23 Jul Issues over Values
Issues over Values: Stewart, Mental Health, & the Suicide Hotline
Despite his focus on establishing a nationwide three-digit suicide hotline, Chris Stewart has voted AGAINST funding for mental health services dozens of times. His record in Washington is clear: Stewart has repeatedly worked to “defund” and greatly undermine the Affordable Care Act (ACA). This landmark Democratic legislation has done more to help address millions of Americans’ mental health than any prior law. Mental and behavioral health concerns will not be solved by a hotline. Addiction, suicide, and overdoses will not be prevented solely by data collection.
The National Suicide Hotline Designation Act, H.R. 4194, and Suicide Prevention Act, H.R. 5619, are bipartisan bills co-sponsored by Stewart and passed out of committee on July 15. They are overdue, though limited, additions to our national suicide response. A three-digit number to call for emergency intervention is a welcome improvement to the 10 digit number currently in use. Though implementation is two years away, it is a step in the right direction. Likewise, the improved CDC collection efforts authorized by the Suicide Prevention Act will allow valuable data to be collected from state and local health agencies regarding suicide attempts and incidents of self harm.
Stewart’s Longtime Attacks on the ACA
However, and this is crucial for CD2 voters to understand: Chris Stewart’s focus on suicide prevention is undercut by his repeated attempts to strip Utah constituents — and all Americans — of the critical mental health benefits included in the ACA. In addition to important provisions for reducing healthcare costs for millions of Americans, the ACA classified mental health services as essential health benefits, providing:
“one of the largest expansions of mental health and substance use disorder coverage. The law requires that most individual and small employer health insurance plans, including all plans offered through the Health Insurance Marketplace cover mental health and substance use disorder services. Also required are rehabilitative and habilitative services that can help support people with behavioral health challenges.”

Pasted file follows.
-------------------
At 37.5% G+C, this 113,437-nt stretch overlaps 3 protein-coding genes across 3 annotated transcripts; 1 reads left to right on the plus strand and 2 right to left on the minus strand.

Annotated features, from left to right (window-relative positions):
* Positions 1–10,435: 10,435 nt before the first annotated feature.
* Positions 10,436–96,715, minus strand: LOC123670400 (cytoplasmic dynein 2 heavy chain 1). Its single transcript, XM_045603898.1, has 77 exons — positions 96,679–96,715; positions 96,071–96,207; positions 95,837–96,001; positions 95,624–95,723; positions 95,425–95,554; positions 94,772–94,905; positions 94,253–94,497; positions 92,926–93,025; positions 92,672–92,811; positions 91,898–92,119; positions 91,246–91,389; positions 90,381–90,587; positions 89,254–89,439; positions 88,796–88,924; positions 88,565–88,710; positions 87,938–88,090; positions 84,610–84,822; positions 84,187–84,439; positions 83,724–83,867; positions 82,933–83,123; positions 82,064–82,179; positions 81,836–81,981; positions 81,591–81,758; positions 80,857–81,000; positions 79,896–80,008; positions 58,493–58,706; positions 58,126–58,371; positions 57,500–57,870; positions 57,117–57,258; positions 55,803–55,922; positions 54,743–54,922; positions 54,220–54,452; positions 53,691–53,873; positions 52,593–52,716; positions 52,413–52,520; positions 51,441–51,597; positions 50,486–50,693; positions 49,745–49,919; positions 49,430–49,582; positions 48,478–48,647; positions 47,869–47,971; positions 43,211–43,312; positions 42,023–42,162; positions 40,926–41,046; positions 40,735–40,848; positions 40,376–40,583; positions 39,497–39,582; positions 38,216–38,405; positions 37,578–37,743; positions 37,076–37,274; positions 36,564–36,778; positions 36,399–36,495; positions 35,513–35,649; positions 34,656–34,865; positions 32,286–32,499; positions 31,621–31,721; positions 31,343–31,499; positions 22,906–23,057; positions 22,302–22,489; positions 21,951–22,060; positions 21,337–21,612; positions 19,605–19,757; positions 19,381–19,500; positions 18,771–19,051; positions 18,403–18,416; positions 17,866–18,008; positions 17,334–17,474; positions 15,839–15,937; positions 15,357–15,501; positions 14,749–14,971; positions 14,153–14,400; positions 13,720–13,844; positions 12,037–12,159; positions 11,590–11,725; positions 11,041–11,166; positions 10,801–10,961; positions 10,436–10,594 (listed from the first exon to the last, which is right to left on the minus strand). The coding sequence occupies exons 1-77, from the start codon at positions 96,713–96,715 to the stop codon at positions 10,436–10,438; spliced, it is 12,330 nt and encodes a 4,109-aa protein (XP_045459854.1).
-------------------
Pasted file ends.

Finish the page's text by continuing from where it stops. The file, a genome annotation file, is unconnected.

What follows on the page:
The ACA’s Crucial Protections for Americans’ Mental Health
The ACA expanded access to addiction treatment, included mental and behavioral health as one of ten essential health benefits which insurance plans must cover, and removed the pre-existing condition barrier for those with mental health histories which would previously have trapped them in sub-par plans or left them uninsured altogether. Moreover, the ACA ensures unprecedented and vitally important parity protections that require insurance companies to treat mental health as seriously as they do physical health.
Chris Stewart has treated the ACA as an ideologically-driven political game and has consistently fought to take away from Utahns and Americans the mental health care protections the ACA established.
Utah’s Troubling Statistics
Suicide and drug overdoses claim the lives of over 1,000 Utahns every year according to Utah government health statistics. In 2018, Utah ranked 5th nationwide in suicide mortality. Utah has consistently ranked in the top 10 in the nation for overdose deaths for the past 10 years, with Carbon, Emery, Duchesne, Juab, Weber, Salt Lake, and Tooele counties suffering the highest numbers. Despite these dire statistics (and the overwhelming popularity of expanding Medicaid in Utah as evidenced by the passage of Prop 3), Chris Stewart voted to repeal, defund, or delay the ACA numerous times since it’s passage in 2010. Even more troubling, he and the Republicans in Congress did so without having an equivalent or improved replacement plan in place.
Stewart in His Own Words
I’ve voted to repeal Obamacare dozens of times,” he said in a Jan 6, 2016 press release, and since then he’s added many more repeal votes to his record, including one less than a month ago. “The House has voted 40 times to repeal, defund or dismantle the law. I voted for a full repeal of Obamacare on May 16, 2013.” Stewart brags on his site (the “Obamacare” section does not seem to have been updated post-2013.) The “How do we fix our Healthcare System?” section of his site makes no mention of mental or behavioral health.